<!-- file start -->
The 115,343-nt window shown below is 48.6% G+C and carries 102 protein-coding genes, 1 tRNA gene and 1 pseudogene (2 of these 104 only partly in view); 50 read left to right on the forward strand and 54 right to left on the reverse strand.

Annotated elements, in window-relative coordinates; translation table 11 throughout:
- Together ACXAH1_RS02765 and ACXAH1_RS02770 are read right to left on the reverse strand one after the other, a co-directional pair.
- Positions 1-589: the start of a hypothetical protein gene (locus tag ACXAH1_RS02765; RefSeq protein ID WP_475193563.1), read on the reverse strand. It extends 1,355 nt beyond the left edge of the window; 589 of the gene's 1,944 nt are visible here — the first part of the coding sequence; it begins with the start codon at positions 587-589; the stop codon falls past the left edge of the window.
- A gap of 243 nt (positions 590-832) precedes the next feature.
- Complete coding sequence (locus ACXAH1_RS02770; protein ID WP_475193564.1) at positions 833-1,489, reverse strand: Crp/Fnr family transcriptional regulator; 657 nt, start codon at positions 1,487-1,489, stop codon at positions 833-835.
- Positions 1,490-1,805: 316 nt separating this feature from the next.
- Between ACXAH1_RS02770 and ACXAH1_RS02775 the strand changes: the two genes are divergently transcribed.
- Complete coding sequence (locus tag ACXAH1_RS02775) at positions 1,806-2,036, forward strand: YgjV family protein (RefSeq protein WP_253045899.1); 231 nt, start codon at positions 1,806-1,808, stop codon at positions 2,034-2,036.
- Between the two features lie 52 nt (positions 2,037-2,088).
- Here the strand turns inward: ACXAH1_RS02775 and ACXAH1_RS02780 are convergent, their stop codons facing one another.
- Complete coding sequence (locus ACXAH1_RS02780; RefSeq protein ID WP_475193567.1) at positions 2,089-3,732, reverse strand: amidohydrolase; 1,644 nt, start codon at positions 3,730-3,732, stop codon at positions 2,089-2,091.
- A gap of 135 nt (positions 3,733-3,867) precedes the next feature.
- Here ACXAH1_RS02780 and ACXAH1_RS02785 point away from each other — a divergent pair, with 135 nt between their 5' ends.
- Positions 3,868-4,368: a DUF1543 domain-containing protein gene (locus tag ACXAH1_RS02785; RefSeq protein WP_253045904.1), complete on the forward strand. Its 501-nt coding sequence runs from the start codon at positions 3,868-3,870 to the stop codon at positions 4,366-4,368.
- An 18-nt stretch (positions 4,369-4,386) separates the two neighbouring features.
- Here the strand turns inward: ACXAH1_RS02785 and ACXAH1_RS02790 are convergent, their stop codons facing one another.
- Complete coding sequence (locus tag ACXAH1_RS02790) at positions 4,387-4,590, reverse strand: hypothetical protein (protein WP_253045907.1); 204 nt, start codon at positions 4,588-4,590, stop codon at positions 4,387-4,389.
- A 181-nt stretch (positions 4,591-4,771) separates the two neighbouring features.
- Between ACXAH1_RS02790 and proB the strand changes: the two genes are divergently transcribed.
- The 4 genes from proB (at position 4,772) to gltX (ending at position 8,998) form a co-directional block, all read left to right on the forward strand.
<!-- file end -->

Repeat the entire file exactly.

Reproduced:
The 115,343-nt window shown below is 48.6% G+C and carries 102 protein-coding genes, 1 tRNA gene and 1 pseudogene (2 of these 104 only partly in view); 50 read left to right on the forward strand and 54 right to left on the reverse strand.

Annotated elements, in window-relative coordinates; translation table 11 throughout:
- Together ACXAH1_RS02765 and ACXAH1_RS02770 are read right to left on the reverse strand one after the other, a co-directional pair.
- Positions 1-589: the start of a hypothetical protein gene (locus tag ACXAH1_RS02765; RefSeq protein ID WP_475193563.1), read on the reverse strand. It extends 1,355 nt beyond the left edge of the window; 589 of the gene's 1,944 nt are visible here — the first part of the coding sequence; it begins with the start codon at positions 587-589; the stop codon falls past the left edge of the window.
- A gap of 243 nt (positions 590-832) precedes the next feature.
- Complete coding sequence (locus ACXAH1_RS02770; protein ID WP_475193564.1) at positions 833-1,489, reverse strand: Crp/Fnr family transcriptional regulator; 657 nt, start codon at positions 1,487-1,489, stop codon at positions 833-835.
- Positions 1,490-1,805: 316 nt separating this feature from the next.
- Between ACXAH1_RS02770 and ACXAH1_RS02775 the strand changes: the two genes are divergently transcribed.
- Complete coding sequence (locus tag ACXAH1_RS02775) at positions 1,806-2,036, forward strand: YgjV family protein (RefSeq protein WP_253045899.1); 231 nt, start codon at positions 1,806-1,808, stop codon at positions 2,034-2,036.
- Between the two features lie 52 nt (positions 2,037-2,088).
- Here the strand turns inward: ACXAH1_RS02775 and ACXAH1_RS02780 are convergent, their stop codons facing one another.
- Complete coding sequence (locus ACXAH1_RS02780; RefSeq protein ID WP_475193567.1) at positions 2,089-3,732, reverse strand: amidohydrolase; 1,644 nt, start codon at positions 3,730-3,732, stop codon at positions 2,089-2,091.
- A gap of 135 nt (positions 3,733-3,867) precedes the next feature.
- Here ACXAH1_RS02780 and ACXAH1_RS02785 point away from each other — a divergent pair, with 135 nt between their 5' ends.
- Positions 3,868-4,368: a DUF1543 domain-containing protein gene (locus tag ACXAH1_RS02785; RefSeq protein WP_253045904.1), complete on the forward strand. Its 501-nt coding sequence runs from the start codon at positions 3,868-3,870 to the stop codon at positions 4,366-4,368.
- An 18-nt stretch (positions 4,369-4,386) separates the two neighbouring features.
- Here the strand turns inward: ACXAH1_RS02785 and ACXAH1_RS02790 are convergent, their stop codons facing one another.
- Complete coding sequence (locus tag ACXAH1_RS02790) at positions 4,387-4,590, reverse strand: hypothetical protein (protein WP_253045907.1); 204 nt, start codon at positions 4,588-4,590, stop codon at positions 4,387-4,389.
- A 181-nt stretch (positions 4,591-4,771) separates the two neighbouring features.
- Between ACXAH1_RS02790 and proB the strand changes: the two genes are divergently transcribed.
- The 4 genes from proB (at position 4,772) to gltX (ending at position 8,998) form a co-directional block, all read left to right on the forward strand.